Tertiary or third Introverted Intuition Introverted Intuition Introverted Sensing Introverted Sensing
Inferior or fourth Extraverted Feeling Extraverted Thinking Extraverted Thinking Extraverted Feeling
Dominant or first Extraverted Sensing Extraverted Sensing Extraverted Intuition Extraverted Intuition
Auxiliary or second Introverted Thinking Introverted Feeling Introverted Feeling Introverted Thinking
Tertiary or third Extraverted Feeling Extraverted Thinking Extraverted Thinking Extraverted Feeling
Inferior or fourth Introverted Intuition Introverted Intuition Introverted Sensing Introverted Sensing
Dominant or first Extraverted Thinking Extraverted Feeling Extraverted Feeling Extraverted Thinking
Auxiliary or second Introverted Sensing Introverted Sensing Introverted Intuition Introverted Intuition
Tertiary or third Extraverted Intuition Extraverted Intuition Extraverted Sensing Extraverted Sensing
Inferior or fourth Introverted Feeling Introverted Thinking Introverted Thinking Introverted Feeling

Below, the MBTI personality archetypes, after David West Keirsey . Keirsey adds four "Temperaments": SP - Artisan; SJ - Guardian; NF - Idealist; and NT - Rational.

Inspector Protector Counselor Mastermind
Crafter Composer Healer Architect
Promoter Performer Champion Inventor
Supervisor Provider Teacher Field Marshal

Controversy surrounding the cognitive functions

Isabel Myers interpreted Jung's writing as saying that the auxiliary, tertiary, and inferior functions are always in the opposite attitude of the dominant . Many , however, have found Jung's writing to be ambiguous, and those who study and follow Jung's theories (Jungians) are typically adamant that Myers is incorrect . Some Jungian s assert that Jung made explicit the point that the tertiary function is actually in the same attitude as the dominant, providing balance. More recently , typologists have examined the relationships between all four functions in both attitudes —introverted or extroverted. Whether looking at the four functions, or eight "function attitudes," the inferior function remains most unconscious (least developed).


iStJ iSfJ iNFj iNTj
iStP iSfP iNFp iNTp
eStP eSfP eNFp eNTp
eStJ eSfJ eNFj eNTj
Keirsey's four temperaments within the MBTI.

Hippocrates, a Greek philosopher who lived from 460-377 B.C., proposed four humours in his writings. These were blood, phlegm, yellow bile and black bile. Around A.D. 190, Galen corresponded these to four temperaments: sanguine, phlegmatic, choleric and melancholic. In 1978, David Keirsey and Marilyn Bates reintroduced temperament theory in modern form and identified them as Artisan, Guardian, Idealist, and Rational. After developing modern temperament theory, Keirsey discovered the MBTI, and found that by combining Sensing with the perceiving functions, SP ( Artisan) and SJ ( Guardian), and iNtuition with the judging functions, NF ( Idealist) and NT ( Rational), he had descriptions similar to his four temperaments.

The Manual states on page 59 that, "It is important to recognize that temperament theory is not a variant of type theory, nor is type theory a variant of temperament theory." Keirsey later went on to develop the Keirsey Temperament Sorter, which was first included in his book Please Understand Me.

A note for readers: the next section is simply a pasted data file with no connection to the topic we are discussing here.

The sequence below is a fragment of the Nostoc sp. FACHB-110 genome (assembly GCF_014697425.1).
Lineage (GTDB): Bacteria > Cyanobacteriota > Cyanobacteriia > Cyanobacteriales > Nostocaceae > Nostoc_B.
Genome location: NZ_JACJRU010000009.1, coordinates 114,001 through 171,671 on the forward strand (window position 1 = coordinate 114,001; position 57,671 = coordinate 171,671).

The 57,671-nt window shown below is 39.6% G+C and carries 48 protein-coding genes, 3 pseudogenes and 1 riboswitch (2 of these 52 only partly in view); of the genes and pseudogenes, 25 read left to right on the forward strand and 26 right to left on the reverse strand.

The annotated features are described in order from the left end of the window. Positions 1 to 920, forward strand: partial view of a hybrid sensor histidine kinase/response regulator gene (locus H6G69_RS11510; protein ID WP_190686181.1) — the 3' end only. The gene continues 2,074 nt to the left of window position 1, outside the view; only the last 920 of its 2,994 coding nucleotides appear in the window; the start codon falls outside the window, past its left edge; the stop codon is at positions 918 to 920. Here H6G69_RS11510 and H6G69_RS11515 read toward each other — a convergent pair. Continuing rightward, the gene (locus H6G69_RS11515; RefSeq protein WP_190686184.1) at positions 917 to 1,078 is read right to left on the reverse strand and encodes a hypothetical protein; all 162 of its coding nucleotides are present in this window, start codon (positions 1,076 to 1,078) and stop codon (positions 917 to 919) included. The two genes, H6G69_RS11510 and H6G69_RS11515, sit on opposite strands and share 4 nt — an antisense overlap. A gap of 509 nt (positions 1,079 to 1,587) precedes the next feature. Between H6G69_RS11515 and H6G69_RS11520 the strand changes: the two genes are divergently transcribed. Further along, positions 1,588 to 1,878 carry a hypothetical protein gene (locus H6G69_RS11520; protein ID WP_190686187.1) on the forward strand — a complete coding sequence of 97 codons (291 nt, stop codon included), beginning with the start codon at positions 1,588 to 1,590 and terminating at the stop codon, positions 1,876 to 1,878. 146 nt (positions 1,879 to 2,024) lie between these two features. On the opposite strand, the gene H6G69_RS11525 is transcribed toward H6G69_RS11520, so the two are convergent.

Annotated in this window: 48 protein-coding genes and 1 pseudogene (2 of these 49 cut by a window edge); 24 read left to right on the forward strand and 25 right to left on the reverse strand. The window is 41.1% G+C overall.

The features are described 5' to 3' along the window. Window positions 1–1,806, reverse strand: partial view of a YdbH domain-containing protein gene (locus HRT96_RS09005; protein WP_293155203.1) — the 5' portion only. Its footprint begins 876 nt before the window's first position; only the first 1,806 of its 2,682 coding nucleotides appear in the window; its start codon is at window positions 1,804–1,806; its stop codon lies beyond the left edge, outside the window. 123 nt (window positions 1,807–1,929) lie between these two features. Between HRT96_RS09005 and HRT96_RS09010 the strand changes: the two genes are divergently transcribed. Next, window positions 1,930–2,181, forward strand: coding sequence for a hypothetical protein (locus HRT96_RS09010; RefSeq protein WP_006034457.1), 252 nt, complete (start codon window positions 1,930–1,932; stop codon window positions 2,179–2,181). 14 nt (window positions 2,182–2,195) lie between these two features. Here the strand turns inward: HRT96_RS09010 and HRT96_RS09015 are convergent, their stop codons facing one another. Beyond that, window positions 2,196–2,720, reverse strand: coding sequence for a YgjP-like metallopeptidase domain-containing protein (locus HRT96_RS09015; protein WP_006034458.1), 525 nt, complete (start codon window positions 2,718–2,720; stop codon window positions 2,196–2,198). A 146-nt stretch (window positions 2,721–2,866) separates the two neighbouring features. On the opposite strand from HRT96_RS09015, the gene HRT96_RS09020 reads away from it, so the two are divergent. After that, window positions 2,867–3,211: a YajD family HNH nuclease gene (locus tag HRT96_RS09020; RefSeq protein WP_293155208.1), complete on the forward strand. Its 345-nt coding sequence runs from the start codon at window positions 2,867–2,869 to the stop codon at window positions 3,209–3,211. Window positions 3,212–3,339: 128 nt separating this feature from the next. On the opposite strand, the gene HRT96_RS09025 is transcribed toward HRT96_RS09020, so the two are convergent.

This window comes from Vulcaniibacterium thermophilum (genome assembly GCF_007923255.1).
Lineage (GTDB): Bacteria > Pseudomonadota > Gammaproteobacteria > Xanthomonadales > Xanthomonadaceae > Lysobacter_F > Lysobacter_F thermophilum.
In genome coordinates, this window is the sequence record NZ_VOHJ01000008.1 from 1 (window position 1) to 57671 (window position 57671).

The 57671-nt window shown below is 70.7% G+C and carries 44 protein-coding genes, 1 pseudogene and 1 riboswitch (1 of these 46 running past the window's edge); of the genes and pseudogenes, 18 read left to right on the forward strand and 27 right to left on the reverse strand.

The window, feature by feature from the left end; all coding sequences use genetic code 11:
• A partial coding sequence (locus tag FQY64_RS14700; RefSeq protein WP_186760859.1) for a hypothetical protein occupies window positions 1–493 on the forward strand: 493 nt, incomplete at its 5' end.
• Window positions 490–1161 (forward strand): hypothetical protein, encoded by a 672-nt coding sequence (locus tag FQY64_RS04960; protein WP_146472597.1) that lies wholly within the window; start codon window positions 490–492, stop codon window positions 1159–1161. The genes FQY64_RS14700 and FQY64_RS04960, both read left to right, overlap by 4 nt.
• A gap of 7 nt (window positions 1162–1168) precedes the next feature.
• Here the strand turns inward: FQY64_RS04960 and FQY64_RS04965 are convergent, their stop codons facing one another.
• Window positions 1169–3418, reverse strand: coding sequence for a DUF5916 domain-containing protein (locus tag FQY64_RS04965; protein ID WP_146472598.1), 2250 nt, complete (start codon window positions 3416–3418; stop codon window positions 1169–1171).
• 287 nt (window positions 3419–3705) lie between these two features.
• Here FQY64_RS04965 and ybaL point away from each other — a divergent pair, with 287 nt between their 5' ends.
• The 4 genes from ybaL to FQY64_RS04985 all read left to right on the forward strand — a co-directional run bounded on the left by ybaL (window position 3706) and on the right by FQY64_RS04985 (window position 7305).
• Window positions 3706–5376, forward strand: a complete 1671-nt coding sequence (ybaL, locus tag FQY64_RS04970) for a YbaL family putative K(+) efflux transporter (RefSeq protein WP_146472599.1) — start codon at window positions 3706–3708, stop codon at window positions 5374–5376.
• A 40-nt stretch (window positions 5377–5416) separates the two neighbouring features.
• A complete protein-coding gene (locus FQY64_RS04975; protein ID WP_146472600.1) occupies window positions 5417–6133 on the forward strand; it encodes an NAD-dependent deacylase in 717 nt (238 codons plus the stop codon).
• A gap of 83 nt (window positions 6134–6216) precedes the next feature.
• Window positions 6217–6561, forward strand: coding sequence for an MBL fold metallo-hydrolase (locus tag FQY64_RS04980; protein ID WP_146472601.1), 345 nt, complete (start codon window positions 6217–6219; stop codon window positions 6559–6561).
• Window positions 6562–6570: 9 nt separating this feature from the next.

Correlations to Other Instruments

McCrae & Costa present correlations between the MBTI scales and the Big Five personality construct, which is a conglomeration of characteristics found in nearly all personality and psychological tests. The five personality characteristics are extraversion, openness, agreeableness, conscientiousness, and emotional stability (or neuroticism). The following study is based on the results from 267 men followed as part of a longitudinal study of ageing. (Similar results were obtained with 201 women.)

  Extraversion Openness Agreeableness Conscientiousness Neuroticism
E-I -.74 .03 -.03 .08 .16
S-N .10 .72 .04 -.15 -.06
T-F .19 .02 .44 -.15 .06
J-P .15 .30 -.06 -.49 .11
The closer the number is to 1.0 or -1.0, the higher the degree of correlation.

These data suggest that four of the MBTI scales are related to the Big Five personality traits. These correlations show that E-I and S-N are strongly related to extraversion and openness respectively. T-F and J-P are more weakly related to agreeableness and conscientiousness respectively. The emotional stability dimension of the Big Five is largely absent from the MBTI.

Study of Scoring Consistency

Split-half reliability of the MBTI scales is good, although test-retest reliability is sensitive to the time between tests. However, because the MBTI dichotomies scores in the middle of the distribution, type allocations are less reliable. Within each scale, as measured on Form G, about 83% of categorisations remain the same when retested within nine months, and around 75% when retested after nine months. About 50% of people tested within nine months remain the same overall type and 36% remain the same after nine months.